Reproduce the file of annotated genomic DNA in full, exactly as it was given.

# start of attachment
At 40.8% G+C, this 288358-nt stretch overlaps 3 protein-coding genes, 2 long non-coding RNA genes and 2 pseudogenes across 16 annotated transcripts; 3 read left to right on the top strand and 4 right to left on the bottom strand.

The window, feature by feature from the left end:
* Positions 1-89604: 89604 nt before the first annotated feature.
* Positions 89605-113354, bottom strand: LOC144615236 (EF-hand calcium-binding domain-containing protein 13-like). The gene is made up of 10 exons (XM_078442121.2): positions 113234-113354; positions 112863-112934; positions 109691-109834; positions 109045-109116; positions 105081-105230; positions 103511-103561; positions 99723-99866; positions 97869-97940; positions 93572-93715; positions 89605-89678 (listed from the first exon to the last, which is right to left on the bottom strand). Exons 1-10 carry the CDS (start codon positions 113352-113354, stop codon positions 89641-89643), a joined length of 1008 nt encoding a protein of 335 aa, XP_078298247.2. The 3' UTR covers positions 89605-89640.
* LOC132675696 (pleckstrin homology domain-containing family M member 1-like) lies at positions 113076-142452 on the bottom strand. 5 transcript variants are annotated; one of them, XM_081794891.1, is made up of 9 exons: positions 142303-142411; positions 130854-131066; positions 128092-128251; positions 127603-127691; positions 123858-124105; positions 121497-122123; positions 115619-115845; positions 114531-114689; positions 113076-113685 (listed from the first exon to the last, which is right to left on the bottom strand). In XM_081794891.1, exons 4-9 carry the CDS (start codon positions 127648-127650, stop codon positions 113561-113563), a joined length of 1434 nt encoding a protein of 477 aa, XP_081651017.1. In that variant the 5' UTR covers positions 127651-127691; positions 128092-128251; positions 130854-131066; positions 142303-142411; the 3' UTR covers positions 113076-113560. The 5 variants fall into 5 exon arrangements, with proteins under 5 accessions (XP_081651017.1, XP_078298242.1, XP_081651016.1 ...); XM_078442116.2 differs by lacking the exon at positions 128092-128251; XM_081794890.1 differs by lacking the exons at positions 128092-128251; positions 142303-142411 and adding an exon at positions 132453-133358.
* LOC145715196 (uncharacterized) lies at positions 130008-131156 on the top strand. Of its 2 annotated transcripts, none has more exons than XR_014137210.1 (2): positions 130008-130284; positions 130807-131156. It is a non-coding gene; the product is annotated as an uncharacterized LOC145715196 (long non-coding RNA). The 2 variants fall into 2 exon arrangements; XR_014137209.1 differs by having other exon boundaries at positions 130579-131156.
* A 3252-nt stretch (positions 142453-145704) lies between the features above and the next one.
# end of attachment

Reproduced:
At 40.8% G+C, this 288358-nt stretch overlaps 3 protein-coding genes, 2 long non-coding RNA genes and 2 pseudogenes across 16 annotated transcripts; 3 read left to right on the top strand and 4 right to left on the bottom strand.

The window, feature by feature from the left end:
* Positions 1-89604: 89604 nt before the first annotated feature.
* Positions 89605-113354, bottom strand: LOC144615236 (EF-hand calcium-binding domain-containing protein 13-like). The gene is made up of 10 exons (XM_078442121.2): positions 113234-113354; positions 112863-112934; positions 109691-109834; positions 109045-109116; positions 105081-105230; positions 103511-103561; positions 99723-99866; positions 97869-97940; positions 93572-93715; positions 89605-89678 (listed from the first exon to the last, which is right to left on the bottom strand). Exons 1-10 carry the CDS (start codon positions 113352-113354, stop codon positions 89641-89643), a joined length of 1008 nt encoding a protein of 335 aa, XP_078298247.2. The 3' UTR covers positions 89605-89640.
* LOC132675696 (pleckstrin homology domain-containing family M member 1-like) lies at positions 113076-142452 on the bottom strand. 5 transcript variants are annotated; one of them, XM_081794891.1, is made up of 9 exons: positions 142303-142411; positions 130854-131066; positions 128092-128251; positions 127603-127691; positions 123858-124105; positions 121497-122123; positions 115619-115845; positions 114531-114689; positions 113076-113685 (listed from the first exon to the last, which is right to left on the bottom strand). In XM_081794891.1, exons 4-9 carry the CDS (start codon positions 127648-127650, stop codon positions 113561-113563), a joined length of 1434 nt encoding a protein of 477 aa, XP_081651017.1. In that variant the 5' UTR covers positions 127651-127691; positions 128092-128251; positions 130854-131066; positions 142303-142411; the 3' UTR covers positions 113076-113560. The 5 variants fall into 5 exon arrangements, with proteins under 5 accessions (XP_081651017.1, XP_078298242.1, XP_081651016.1 ...); XM_078442116.2 differs by lacking the exon at positions 128092-128251; XM_081794890.1 differs by lacking the exons at positions 128092-128251; positions 142303-142411 and adding an exon at positions 132453-133358.
* LOC145715196 (uncharacterized) lies at positions 130008-131156 on the top strand. Of its 2 annotated transcripts, none has more exons than XR_014137210.1 (2): positions 130008-130284; positions 130807-131156. It is a non-coding gene; the product is annotated as an uncharacterized LOC145715196 (long non-coding RNA). The 2 variants fall into 2 exon arrangements; XR_014137209.1 differs by having other exon boundaries at positions 130579-131156.
* A 3252-nt stretch (positions 142453-145704) lies between the features above and the next one.